Sunday, February 26, 2012

Some thoughts on "Drug Culture"

The other day (actually a week or so ago) I had the pleasure of viewing a forum/discussion on drugs. How I got to that topic or the video itself, I cannot recall. Here is the link. The panelists were the psychologist Susan Blackmore, journalist Peter Hitchens, philosopher Edward Skidelsky, and some anthropologist. They discussed the ethics of drug use, the war on drugs amongst other things. Peter Hitchens rather stole the show with his contrarian conservative opinions, though the other panelists had interesting things to say as well.

For example Skidelsky defended alcohol and marijuana as certain goods. However it seemed as though his case was that these drugs were a means to goods, not good in and of themselves. For example he cited an author who wrote all his books while drunk, and how marijuana can cause one to think of ideas which stand up to "philosophical scrutiny." These examples focus on the specific ends: novels and thought--not on the experience of the drug as good in and of itself. Further using marijuana and drugs clearly aren't necessary conditions for writing good novels and having good thoughts. Neither are they necessary for good lives. Still perhaps they help, for example many persons (Roger Scruton's book comes to mind) defend the proposition that moderate alcohol use enhances life. Some (Carl Sagan) do the same for marijuana. Skidelsky also warned of the dangers of solipsism from drug use. On this he is spot on; drug use doesn't enhance moral behavior in any way, and has much ability to do the opposite. Like other forms of recreation it enables one to ignore moral obligations to others.

Susan Blackmore defended not only marijuana, but powerful psychedelics. She stipulated, quite rightly that hallucinogens (psilocybin, LSD, Etc) can bring on quite powerful, changing experiences. I think tripping as such could properly be classified as religious experiences. Like religious experience she claimed they can be events in a life from which the tripper gains knowledge. In an article she claims and describes this phenomenon, pertaining to a specific LSD trip:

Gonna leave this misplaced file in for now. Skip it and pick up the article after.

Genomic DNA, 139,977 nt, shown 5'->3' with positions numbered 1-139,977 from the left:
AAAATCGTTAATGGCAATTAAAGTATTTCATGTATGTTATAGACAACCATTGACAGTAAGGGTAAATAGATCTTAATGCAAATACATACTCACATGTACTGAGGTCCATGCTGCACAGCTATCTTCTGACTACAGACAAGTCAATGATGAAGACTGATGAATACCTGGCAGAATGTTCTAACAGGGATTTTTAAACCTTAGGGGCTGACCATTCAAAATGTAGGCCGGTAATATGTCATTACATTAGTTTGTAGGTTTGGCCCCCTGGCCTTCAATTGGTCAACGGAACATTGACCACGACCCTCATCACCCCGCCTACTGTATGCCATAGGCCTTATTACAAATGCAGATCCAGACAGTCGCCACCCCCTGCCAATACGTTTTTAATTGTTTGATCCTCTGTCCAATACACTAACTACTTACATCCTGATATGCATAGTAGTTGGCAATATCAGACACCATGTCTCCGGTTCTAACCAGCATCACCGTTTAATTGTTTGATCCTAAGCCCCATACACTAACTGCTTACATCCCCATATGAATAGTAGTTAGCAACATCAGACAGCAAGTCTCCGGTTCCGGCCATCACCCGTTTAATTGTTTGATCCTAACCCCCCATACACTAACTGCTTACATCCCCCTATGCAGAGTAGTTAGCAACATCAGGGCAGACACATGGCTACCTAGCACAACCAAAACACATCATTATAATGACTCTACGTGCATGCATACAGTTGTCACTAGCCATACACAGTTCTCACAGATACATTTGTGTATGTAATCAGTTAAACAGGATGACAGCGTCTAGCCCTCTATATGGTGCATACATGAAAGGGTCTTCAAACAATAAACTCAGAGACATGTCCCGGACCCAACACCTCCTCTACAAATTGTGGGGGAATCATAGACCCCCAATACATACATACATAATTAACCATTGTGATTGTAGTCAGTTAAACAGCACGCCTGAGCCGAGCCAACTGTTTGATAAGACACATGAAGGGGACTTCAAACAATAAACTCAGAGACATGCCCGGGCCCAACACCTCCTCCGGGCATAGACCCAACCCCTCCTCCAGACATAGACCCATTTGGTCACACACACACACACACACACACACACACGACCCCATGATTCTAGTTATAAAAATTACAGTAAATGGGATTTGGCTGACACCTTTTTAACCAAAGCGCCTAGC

"Instead,  the onslaught of images eventually taught me to see and  accept the frightening depths of my own mind - to face up to the fact that, under other circumstances, I might be either torturer or tortured. In a curious way, this makes it easier to cope with the guilt, fear or anxiety of ordinary life. Certainly, acceptance is a skill worth having - though I guess there are easier ways of acquiring it."

She rather undercuts her argument by the last clause. If there is religious experience it is the experience itself that is valuable, not the knowledge. For as she acknowledges the knowledge could be gained otherwise, and there is in fact a good chance that it is false. For examples of the latter, if you feel like torturing yourself you may want to read Daniel Pinchbeck's book 2012 (which is in short druggie/jungian nonsense). Further many religious experiences cause knowledge of conflicting beliefs. There is a wide spectrum of Christian-Hindu-Anamistic-New Age etc. experiences which cause logically incompatible beliefs. This fact is enough to show that the actual knowledge will come from critical analysis that is independent of the religious experience. And analysis of thoughts that can come otherwise, without the physical and mental risks.

Peter Hitchen's was completely alone due to his antagonistic relationship with drugs. The conservative contrarian was probably the most interesting, because of this. He claimed that there was no war on drugs in the UK (A claim which I can't criticize or endorse. I am completely ignorant of the situation, and neither side made an entirely convincing case). He also mentioned the fact that marijuana can cause psychosis and can impair those who use it at a young age.This was a refreshing fact, that many manage to ignore. But this isn't relevant to issues of marijuana legalization for consenting adults; for we don't prohibit alcohol use for these reasons. So I am hardly convinced about his case against marijuana legalization. In fact quite the opposite. Since there aren't any sufficient reasons for making marijuana illegal to the public it shouldn't be illegal! Peter Hitchen's also made the banally stupid claim that addiction is just another word for "weakness of will." Apparently he is completely unaware of the work done by psychology and neuroscience on addiction. If he means by weakness of will something for which persons are responsible for he is completely wrong.

The anthropologist had little to say on the topic other than some nifty historical tidbits. That concludes my thoughts on the discussion.

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